Unfortunately for Michael, he discovers that both his appeals for a retrial have been denied, meaning that he is looking at a long, indefinite stretch of time behind bars. With his house and all his possession having been sold by his children to keep up with lawyer fees and funding his time in prison, there isn’t anything left for him to return to even if he did get out. In the two years it’s taken to reach this point, Margaret, Martha, Todd and Clayton are all moving on with their lives. Each of them finds employment, starting families or moving out of state to start anew. Sophie is the only one who moves in the opposite direction, finding permanent accommodation in Durham and regularly visiting Michael in prison. This is portrayed so excellently by Colin Firth, we are used to seeing Michael Peterson as the big personality man, the pipe-smoking patriarch of an unconventional family, the man who ran for City Council, the star of a new documentary series, the adopted father of two orphans. But now he is broken and vulnerable. He has lost pretty much everything and now his children are moving on with their lives too, leaving him behind, to see out his life in prison.
The final and most compelling aspect of these two episodes is the surprising new theory for how Kathleen died, presented by Larry (Joel McKinnon Miller), the Peterson’s neighbour. Larry, a bird and wildlife enthusiast, meets with Sophie upon his request and explains to her his theory that Kathleen was attacked by an owl. Initial reactions to such a notion are likely to be ones of dismissal, but he presents a rather undeniable case. For example, it wasn’t made known until now that Kathleen’s blood was found outside the front of the house and on the front door? Or that feathers were found in Kathleen’s hair? If Michael had pushed Kathleen down the stairs and bludgeoned her to death at the bottom, why would there be blood by the front door? The feathers could be attributed to pillows or cushions, but unless they can exhume Kathleen’s body (something that was immediately dismissed by her next of kin and an only biological daughter, Caitlin) there isn’t any way of knowing if these feathers belonged to an owl or not. Larry explains further that owl attacks are actually not as uncommon as you’d think. He presents the theory that Kathleen, before going to bed, put the two reindeer Christmas decorations on the front lawn and as she was doing so, an owl swooped down and clawed her scalp. Delirious and in pain she stumbles inside looking for Michael and heads upstairs where she stumbles and falls, the rest we know. Is it so crazy that a man is spending his life in prison for a murder that was actually a freak animal attack? For this family, no, it isn’t that crazy.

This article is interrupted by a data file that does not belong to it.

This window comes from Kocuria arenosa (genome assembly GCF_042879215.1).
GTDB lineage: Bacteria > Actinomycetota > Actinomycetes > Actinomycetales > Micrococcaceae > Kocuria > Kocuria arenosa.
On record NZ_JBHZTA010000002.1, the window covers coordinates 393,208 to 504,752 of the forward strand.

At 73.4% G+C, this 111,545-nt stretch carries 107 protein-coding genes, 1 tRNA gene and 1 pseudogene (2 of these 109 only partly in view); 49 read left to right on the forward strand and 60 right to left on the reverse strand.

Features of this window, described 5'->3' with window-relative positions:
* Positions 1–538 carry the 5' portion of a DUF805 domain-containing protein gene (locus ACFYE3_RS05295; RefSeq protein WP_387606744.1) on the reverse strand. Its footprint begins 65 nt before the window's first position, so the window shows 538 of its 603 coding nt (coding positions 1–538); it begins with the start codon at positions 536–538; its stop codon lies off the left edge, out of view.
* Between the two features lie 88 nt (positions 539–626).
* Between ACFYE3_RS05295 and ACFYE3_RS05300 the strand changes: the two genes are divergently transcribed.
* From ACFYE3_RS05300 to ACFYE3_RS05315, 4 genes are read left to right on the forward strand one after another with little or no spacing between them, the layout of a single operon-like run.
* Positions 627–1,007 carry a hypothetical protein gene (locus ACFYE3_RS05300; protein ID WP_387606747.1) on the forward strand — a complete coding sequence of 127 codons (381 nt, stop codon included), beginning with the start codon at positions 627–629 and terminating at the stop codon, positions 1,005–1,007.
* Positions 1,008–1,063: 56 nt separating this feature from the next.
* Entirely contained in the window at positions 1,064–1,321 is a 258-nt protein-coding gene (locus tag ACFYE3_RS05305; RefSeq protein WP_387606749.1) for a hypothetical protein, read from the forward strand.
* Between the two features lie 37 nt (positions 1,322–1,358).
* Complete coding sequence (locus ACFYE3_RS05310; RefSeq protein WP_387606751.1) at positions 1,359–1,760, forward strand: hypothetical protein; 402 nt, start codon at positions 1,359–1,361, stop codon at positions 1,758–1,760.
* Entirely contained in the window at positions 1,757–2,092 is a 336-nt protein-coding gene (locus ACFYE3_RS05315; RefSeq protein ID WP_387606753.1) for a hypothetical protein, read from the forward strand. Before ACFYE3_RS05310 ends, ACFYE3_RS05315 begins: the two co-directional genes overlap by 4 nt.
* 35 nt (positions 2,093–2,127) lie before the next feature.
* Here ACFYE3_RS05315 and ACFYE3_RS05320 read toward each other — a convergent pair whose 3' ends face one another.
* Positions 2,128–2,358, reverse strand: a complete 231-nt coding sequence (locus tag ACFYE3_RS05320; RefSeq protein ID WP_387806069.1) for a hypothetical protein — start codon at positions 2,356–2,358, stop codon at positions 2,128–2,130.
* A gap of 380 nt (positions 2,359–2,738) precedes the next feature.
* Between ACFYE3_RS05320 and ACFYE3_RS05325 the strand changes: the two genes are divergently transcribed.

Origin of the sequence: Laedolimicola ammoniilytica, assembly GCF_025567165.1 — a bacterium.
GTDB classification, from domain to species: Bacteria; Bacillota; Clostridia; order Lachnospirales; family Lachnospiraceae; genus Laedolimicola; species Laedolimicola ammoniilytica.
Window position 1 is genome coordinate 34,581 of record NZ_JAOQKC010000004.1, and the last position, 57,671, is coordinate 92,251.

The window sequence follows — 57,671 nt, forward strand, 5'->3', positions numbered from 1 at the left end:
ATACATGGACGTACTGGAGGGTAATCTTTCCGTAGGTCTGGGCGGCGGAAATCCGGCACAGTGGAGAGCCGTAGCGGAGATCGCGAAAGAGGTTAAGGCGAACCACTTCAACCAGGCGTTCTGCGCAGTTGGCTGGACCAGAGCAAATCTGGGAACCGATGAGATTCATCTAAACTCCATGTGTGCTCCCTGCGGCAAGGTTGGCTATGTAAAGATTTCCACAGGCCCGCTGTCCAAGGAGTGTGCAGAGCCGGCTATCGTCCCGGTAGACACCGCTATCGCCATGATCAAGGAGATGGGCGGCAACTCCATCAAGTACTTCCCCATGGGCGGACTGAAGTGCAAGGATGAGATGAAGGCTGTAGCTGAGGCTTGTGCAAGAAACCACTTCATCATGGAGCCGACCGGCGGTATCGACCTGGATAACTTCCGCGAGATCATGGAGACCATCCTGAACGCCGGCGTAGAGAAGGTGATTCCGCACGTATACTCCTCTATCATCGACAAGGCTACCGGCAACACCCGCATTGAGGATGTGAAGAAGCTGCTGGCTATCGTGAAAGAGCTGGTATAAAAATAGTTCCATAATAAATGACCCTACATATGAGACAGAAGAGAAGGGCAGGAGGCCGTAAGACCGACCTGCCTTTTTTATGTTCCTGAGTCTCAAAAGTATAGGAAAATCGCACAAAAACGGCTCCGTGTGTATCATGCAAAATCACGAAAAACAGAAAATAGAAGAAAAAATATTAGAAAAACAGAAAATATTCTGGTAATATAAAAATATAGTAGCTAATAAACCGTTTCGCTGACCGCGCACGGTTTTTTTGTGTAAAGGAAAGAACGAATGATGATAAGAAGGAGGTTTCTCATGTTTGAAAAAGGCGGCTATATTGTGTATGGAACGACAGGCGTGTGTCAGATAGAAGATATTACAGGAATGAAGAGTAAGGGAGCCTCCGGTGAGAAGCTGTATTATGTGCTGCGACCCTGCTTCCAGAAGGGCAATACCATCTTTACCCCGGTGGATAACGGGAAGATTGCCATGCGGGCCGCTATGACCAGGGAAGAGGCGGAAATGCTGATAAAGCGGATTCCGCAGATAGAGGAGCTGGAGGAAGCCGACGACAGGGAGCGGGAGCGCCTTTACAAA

The Staircase is available to stream on HBO Max now!